"They are very beatable. I don't want to tempt fate but Europe could be beckoning again."
Paphitis saved the club from financial meltdown in May 1997 after the administrators were called in but he admits he initially turned down the opportunity to front a rescue package.
"At first I said: 'don't be so stupid, anybody who wants to get involved in a professional football club needs their head examined'," he recalled.
"So they went away but they came back a few weeks later. They thought they had so-and-so to take over, but they didn't. Somehow I lost my sense and became a madman.
"But I would not change it for the world. It was incredible. I miss it terribly because Millwall became everything. If you're going to do something and have success, you need to throw yourself into it.
"Bill Shankly said football is not about life and death, it's far more important than that. I understood for the first time what he meant when I got involved at Millwall and we started achieving things.
"It's only when you start achieving things that you realise what you haven't been achieving. It makes you want more. So for me, 2004 was just awesome. It's probably the best achievement of my life."
It has been eight years since Paphitis resigned as Lions chairman but he feels very little has changed in South Bermondsey since his departure.
"I look at the club now and I do not see many differences from ten years ago – there are some great things but the frustrations for the present board must be the same frustrations I had," he said.
"Deep down, a lot of people have got a soft spot for us – but it's quite deep and it's historic in many ways. People try to rebuild their links with Millwall when they get to Wembley or a final.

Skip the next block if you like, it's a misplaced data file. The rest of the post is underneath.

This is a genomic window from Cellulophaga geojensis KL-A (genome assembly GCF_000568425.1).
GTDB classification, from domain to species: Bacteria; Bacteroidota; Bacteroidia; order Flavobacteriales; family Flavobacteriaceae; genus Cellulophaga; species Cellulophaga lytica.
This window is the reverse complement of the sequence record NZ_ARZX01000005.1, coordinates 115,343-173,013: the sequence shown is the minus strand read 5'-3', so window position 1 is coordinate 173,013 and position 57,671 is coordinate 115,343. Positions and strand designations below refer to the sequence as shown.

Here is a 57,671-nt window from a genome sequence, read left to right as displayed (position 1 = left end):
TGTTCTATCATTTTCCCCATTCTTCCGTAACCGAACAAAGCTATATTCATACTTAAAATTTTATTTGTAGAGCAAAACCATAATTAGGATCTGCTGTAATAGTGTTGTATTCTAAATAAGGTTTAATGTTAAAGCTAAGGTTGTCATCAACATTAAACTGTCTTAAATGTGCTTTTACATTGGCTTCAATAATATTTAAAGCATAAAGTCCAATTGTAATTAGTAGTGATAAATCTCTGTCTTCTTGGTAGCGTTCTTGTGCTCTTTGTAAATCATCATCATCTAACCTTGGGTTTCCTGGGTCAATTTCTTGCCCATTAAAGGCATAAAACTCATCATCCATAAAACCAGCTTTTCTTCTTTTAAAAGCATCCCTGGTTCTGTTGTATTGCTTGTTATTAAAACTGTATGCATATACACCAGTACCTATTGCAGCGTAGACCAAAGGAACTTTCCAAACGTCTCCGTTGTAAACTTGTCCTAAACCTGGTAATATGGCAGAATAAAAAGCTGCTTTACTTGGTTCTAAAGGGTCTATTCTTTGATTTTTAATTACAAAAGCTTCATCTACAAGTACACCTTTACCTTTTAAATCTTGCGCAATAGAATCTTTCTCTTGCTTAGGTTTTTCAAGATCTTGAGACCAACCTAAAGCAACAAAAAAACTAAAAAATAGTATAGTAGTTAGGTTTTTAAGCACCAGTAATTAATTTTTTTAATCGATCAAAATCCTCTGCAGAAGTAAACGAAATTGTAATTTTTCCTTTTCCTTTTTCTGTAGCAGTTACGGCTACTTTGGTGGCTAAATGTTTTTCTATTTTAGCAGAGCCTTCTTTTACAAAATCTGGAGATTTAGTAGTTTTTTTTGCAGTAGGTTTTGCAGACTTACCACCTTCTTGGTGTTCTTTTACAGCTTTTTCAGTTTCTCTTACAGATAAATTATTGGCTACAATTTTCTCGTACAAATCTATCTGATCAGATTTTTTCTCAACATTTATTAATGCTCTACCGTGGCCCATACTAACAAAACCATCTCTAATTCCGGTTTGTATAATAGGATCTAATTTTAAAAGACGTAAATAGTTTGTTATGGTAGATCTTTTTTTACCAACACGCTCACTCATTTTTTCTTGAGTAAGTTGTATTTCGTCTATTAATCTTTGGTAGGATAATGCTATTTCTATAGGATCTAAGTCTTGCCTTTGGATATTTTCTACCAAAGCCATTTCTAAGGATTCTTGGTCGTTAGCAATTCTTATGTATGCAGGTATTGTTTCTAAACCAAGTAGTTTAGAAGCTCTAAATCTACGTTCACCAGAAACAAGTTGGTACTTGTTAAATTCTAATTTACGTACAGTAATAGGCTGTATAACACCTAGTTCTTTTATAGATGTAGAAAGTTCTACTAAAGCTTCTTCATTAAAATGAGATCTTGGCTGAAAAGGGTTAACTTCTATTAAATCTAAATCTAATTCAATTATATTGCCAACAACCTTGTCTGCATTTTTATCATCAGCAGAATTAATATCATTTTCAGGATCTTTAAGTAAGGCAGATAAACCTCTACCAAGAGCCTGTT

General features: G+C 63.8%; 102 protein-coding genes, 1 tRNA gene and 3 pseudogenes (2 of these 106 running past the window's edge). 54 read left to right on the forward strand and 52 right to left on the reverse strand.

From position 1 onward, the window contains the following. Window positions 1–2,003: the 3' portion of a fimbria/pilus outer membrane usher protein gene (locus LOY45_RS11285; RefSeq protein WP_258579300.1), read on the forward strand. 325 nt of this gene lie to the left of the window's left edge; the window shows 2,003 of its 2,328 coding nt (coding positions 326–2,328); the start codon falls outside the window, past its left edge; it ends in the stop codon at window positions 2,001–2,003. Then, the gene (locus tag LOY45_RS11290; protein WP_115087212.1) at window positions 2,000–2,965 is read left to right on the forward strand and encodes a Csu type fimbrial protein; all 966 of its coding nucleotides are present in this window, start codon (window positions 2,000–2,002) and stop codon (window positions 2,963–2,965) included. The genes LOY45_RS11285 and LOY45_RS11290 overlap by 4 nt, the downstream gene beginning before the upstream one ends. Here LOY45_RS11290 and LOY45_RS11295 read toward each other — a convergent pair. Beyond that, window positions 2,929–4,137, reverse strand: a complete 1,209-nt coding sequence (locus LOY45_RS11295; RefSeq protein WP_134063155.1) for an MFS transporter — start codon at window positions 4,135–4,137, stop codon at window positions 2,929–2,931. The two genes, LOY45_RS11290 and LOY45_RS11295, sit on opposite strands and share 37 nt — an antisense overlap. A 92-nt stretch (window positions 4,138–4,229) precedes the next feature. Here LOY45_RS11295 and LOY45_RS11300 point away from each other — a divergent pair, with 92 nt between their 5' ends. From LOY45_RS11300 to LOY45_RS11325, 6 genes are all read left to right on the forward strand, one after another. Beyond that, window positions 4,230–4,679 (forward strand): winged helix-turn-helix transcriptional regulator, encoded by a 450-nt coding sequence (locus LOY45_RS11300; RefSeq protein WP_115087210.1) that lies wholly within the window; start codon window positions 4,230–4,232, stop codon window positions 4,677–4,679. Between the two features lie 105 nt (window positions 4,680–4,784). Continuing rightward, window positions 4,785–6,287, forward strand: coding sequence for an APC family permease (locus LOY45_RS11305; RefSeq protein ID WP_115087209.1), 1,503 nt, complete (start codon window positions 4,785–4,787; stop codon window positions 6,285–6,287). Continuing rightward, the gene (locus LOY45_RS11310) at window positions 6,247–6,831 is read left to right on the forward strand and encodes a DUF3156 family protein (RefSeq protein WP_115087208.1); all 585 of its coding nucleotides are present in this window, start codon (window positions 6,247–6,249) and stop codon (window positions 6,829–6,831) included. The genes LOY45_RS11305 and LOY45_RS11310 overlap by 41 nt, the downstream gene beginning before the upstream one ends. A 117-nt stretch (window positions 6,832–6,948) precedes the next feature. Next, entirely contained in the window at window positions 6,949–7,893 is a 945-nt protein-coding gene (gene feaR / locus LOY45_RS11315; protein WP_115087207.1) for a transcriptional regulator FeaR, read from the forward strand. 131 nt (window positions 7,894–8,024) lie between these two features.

"Unfortunately, it stops there. It stops after that and it doesn't follow through. That's the frustrating thing – it's been the same for a very, very long time. And then there's the financial side of things.
"You've got to start with a negative budget every year and if you don't get success, you've got a hole to fill. As soon as you get success, people ask where the money is – but it's paying for that loss.
"But making money was never my rationale or motivation. My aim was clearly to save the club and it was enjoyable, which it certainly was."
Paphitis remains a keen observer of events in SE16, albeit from afar, and believes maintaining that distance between himself and the club is essential – for his own sanity.
"I am a terrible backseat driver," he said. "Once you've driven the train set it's difficult to let go. I am not an alcoholic, I'm a Millwall-holic. I'm worried that I'll get sucked back in further down the line.
"I've had my experience and it's time for somebody else. I don't want to go back to the stage where football takes over my life. I'm an all-consuming type of character so I do worry myself.
"I always tell people who take drugs: do not waste your money or time – go and watch Millwall play. It's far better than drugs. You get the highs and you get the lows.
"There are a lot of lows at Millwall but when the highs come, you can't beat them."